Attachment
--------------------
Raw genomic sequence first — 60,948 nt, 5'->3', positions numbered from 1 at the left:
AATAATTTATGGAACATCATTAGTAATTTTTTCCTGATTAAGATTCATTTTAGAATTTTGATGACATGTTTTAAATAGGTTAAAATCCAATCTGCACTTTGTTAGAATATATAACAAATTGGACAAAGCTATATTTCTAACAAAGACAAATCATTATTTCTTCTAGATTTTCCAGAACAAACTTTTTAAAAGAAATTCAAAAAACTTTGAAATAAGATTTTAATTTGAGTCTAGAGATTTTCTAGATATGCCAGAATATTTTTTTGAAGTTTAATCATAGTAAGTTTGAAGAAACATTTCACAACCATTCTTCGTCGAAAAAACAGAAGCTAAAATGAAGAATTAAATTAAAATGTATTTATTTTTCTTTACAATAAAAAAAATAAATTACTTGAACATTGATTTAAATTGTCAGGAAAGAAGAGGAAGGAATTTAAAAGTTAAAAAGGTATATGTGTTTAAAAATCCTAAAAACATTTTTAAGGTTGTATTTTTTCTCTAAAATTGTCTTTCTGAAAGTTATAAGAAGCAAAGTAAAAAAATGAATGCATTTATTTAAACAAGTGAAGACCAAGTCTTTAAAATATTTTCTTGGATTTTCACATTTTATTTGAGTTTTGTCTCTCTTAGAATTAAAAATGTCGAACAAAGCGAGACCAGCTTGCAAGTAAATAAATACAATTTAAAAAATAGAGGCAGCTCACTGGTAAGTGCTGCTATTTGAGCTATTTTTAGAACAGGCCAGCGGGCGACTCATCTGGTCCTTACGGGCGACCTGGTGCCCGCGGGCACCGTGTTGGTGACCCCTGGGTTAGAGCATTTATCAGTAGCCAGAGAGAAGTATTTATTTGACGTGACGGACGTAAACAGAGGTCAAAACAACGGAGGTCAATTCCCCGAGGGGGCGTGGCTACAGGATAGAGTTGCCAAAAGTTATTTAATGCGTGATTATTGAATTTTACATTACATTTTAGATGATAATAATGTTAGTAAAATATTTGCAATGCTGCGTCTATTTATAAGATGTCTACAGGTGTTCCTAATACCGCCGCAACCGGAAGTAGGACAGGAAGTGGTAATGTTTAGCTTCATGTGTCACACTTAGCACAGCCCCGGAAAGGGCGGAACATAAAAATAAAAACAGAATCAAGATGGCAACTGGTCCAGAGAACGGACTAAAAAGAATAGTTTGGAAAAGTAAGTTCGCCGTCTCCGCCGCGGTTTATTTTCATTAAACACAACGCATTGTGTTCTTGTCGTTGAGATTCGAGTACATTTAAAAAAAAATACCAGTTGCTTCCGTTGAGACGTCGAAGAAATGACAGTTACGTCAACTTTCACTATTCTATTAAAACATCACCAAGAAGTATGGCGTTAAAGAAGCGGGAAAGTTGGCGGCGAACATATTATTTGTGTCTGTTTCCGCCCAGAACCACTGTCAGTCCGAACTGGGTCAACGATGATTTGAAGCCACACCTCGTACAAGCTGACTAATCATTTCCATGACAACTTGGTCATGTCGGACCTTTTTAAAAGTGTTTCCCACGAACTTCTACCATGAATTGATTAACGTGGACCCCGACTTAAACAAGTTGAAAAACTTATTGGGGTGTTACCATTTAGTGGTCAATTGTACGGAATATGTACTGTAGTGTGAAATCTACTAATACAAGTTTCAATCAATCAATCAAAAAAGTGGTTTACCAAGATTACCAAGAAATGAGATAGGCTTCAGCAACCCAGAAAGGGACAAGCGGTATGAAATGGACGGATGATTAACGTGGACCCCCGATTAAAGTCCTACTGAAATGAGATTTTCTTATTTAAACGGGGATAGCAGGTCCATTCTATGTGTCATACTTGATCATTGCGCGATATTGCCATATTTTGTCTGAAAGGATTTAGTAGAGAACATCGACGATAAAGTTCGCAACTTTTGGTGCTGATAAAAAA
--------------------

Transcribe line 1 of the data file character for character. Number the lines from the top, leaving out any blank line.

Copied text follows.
Raw genomic sequence first — 60,948 nt, 5'->3', positions numbered from 1 at the left: